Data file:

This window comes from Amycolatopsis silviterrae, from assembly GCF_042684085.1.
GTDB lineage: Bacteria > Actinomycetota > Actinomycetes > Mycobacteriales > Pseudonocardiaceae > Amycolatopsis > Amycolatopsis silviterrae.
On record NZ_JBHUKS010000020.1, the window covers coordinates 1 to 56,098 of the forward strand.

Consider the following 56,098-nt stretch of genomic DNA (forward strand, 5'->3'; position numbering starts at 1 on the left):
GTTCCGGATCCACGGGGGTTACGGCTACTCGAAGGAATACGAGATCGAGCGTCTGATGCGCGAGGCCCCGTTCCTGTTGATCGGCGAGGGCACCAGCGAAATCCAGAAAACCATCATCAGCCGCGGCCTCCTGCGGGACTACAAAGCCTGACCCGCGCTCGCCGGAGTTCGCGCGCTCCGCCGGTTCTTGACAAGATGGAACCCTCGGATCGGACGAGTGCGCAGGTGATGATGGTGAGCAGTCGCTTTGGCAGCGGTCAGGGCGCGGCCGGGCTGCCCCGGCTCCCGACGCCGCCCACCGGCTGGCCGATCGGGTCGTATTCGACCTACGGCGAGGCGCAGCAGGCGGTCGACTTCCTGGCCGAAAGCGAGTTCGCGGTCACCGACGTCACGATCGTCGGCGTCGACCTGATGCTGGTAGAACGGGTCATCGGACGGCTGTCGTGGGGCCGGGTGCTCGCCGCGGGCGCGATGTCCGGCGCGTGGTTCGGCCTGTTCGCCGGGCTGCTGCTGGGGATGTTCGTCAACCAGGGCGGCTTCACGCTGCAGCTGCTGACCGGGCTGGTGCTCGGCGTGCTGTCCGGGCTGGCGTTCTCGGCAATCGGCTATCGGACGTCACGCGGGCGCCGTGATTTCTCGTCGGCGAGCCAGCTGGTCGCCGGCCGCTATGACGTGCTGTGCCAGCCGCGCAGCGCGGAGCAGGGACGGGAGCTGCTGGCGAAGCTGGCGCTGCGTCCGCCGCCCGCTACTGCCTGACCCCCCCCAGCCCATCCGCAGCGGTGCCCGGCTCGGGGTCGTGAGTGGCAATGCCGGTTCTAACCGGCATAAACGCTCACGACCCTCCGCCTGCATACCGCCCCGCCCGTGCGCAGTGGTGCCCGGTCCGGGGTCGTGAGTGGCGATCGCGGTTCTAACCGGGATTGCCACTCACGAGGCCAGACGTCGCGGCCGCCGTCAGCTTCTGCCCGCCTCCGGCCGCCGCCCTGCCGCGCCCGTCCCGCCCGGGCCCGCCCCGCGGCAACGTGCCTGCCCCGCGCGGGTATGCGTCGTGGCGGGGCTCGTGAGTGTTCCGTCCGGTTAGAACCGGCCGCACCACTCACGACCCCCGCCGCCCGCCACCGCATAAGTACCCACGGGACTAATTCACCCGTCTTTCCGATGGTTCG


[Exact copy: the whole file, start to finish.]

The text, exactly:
This window comes from Amycolatopsis silviterrae, from assembly GCF_042684085.1.
GTDB lineage: Bacteria > Actinomycetota > Actinomycetes > Mycobacteriales > Pseudonocardiaceae > Amycolatopsis > Amycolatopsis silviterrae.
On record NZ_JBHUKS010000020.1, the window covers coordinates 1 to 56,098 of the forward strand.

Consider the following 56,098-nt stretch of genomic DNA (forward strand, 5'->3'; position numbering starts at 1 on the left):
GTTCCGGATCCACGGGGGTTACGGCTACTCGAAGGAATACGAGATCGAGCGTCTGATGCGCGAGGCCCCGTTCCTGTTGATCGGCGAGGGCACCAGCGAAATCCAGAAAACCATCATCAGCCGCGGCCTCCTGCGGGACTACAAAGCCTGACCCGCGCTCGCCGGAGTTCGCGCGCTCCGCCGGTTCTTGACAAGATGGAACCCTCGGATCGGACGAGTGCGCAGGTGATGATGGTGAGCAGTCGCTTTGGCAGCGGTCAGGGCGCGGCCGGGCTGCCCCGGCTCCCGACGCCGCCCACCGGCTGGCCGATCGGGTCGTATTCGACCTACGGCGAGGCGCAGCAGGCGGTCGACTTCCTGGCCGAAAGCGAGTTCGCGGTCACCGACGTCACGATCGTCGGCGTCGACCTGATGCTGGTAGAACGGGTCATCGGACGGCTGTCGTGGGGCCGGGTGCTCGCCGCGGGCGCGATGTCCGGCGCGTGGTTCGGCCTGTTCGCCGGGCTGCTGCTGGGGATGTTCGTCAACCAGGGCGGCTTCACGCTGCAGCTGCTGACCGGGCTGGTGCTCGGCGTGCTGTCCGGGCTGGCGTTCTCGGCAATCGGCTATCGGACGTCACGCGGGCGCCGTGATTTCTCGTCGGCGAGCCAGCTGGTCGCCGGCCGCTATGACGTGCTGTGCCAGCCGCGCAGCGCGGAGCAGGGACGGGAGCTGCTGGCGAAGCTGGCGCTGCGTCCGCCGCCCGCTACTGCCTGACCCCCCCCAGCCCATCCGCAGCGGTGCCCGGCTCGGGGTCGTGAGTGGCAATGCCGGTTCTAACCGGCATAAACGCTCACGACCCTCCGCCTGCATACCGCCCCGCCCGTGCGCAGTGGTGCCCGGTCCGGGGTCGTGAGTGGCGATCGCGGTTCTAACCGGGATTGCCACTCACGAGGCCAGACGTCGCGGCCGCCGTCAGCTTCTGCCCGCCTCCGGCCGCCGCCCTGCCGCGCCCGTCCCGCCCGGGCCCGCCCCGCGGCAACGTGCCTGCCCCGCGCGGGTATGCGTCGTGGCGGGGCTCGTGAGTGTTCCGTCCGGTTAGAACCGGCCGCACCACTCACGACCCCCGCCGCCCGCCACCGCATAAGTACCCACGGGACTAATTCACCCGTCTTTCCGATGGTTCG